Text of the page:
Measure to drive action.If we measure something, analyze it then take action. This means learning how to interpret simple statistics: mean, standard deviation and system performance limits. If you don’t analyze a measure to drive action - why measure it?
Align Measures with the company’s purpose. If a measure cannot be connected with why we are in business (mission), where we want to go (vision) or how we behave (core values), then it will at best be useless, and at worst drive undesirable behaviors.
Remember that measures drive behavior.Mark Brown, a measurement expert, tells about “a fast food company that measured ‘chicken efficiency’ — the percentage of cooked chicken that had to be thrown out at the end of the day. Chicken efficiency was so important that it was the major determinant of franchise ratings, promotions and bonuses. The ‘top performing’ restaurant managers stopped cooking chicken at 6:30 p.m., so when they closed at 11 p.m. they would have no chicken to throw out (100 percent chicken efficiency). What happens if customers come in and there's no chicken? "We cook it," the manager replied. Don't the customers get frustrated for having to wait? "Sure, but there are plenty of other chicken eaters. And most people never come back anyway."
Many see measures as enemies to be feared and avoided, but measures are useful tools to help us manage the operations and projects more effectively and efficiently. What measures and how we use them can make a big difference and the bottom line measure will show it.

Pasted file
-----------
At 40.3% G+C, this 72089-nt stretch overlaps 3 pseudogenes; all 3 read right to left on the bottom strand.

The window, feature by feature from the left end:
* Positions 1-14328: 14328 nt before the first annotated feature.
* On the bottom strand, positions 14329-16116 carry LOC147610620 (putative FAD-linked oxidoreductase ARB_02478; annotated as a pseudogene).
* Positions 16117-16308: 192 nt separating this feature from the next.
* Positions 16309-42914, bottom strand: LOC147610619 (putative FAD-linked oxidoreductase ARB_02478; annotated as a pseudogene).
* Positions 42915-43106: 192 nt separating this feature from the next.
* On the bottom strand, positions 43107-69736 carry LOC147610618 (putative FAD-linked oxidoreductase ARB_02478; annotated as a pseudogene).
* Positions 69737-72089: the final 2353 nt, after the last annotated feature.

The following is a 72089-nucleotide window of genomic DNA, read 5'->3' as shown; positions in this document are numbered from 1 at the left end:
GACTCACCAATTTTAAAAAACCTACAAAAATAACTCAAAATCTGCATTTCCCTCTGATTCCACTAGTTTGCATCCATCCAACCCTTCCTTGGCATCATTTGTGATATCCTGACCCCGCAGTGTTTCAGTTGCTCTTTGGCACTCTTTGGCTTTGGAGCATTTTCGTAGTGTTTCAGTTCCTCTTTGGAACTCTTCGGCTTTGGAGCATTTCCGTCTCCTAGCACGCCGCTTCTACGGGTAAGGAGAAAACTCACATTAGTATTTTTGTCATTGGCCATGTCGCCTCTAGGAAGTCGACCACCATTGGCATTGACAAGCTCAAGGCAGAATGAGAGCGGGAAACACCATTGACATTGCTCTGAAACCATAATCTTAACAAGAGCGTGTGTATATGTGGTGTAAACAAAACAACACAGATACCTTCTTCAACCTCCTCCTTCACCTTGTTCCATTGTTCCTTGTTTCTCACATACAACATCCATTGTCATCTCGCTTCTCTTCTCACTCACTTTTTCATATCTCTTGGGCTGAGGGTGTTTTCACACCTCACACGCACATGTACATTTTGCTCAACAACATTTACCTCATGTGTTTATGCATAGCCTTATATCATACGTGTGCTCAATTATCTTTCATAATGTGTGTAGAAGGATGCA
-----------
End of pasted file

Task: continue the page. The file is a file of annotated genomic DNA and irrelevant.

Source:The Ten Most Common Errors in Developing Performance Measures by Mark Graham Brown, July 5, 2011, BusinessFinance
You may be interested in attending one of these training seminars by Dennis Sowards:
Sept 27, 2012 – Excellence in Customer Relations- Sponsor – P.I.P.I. & 469 JAC – Phoenix, AZ - contact Cathy Mayeux at firstname.lastname@example.org for details.
Oct 4, 2012 - The Lean Construction Advantage: The Best-Kept Secret – Sponsor CCA/PHCC – Connect 2012, Philadelphia, PA. Details at http://www.phccweb.org
Oct. 5, 2012 - Dealing with variation in projects – Learn from the Parade of Trade Simulation- PHCC – Connect 2012, Philadelphia, PA. Details at http://www.phccweb.org
Oct 25, 2012 – Leadership Skills for the 21st Century- Sponsor – P.I.P.I. & 469 JAC – Phoenix, AZ - contact Cathy Mayeux at email@example.com for details.
Nov. 15, 2012 - Stop the Treasure Hunts– Sponsor: LCI-Chicago Community of Practice (LCI-CCOP) – details to follow or contact Cindy Menches at firstname.lastname@example.org
If you are interested in bring one of these workshops to your company or association, please contact Dennis Sowards.
Thought for the day
Where performance is measured, performance improves. Where performance is measured and reported, the rate of improvement accelerates.
- Thomas S. Monson
For more information about the High-Performing Contractor assessment process contact Dennis Sowards at 480-835-1185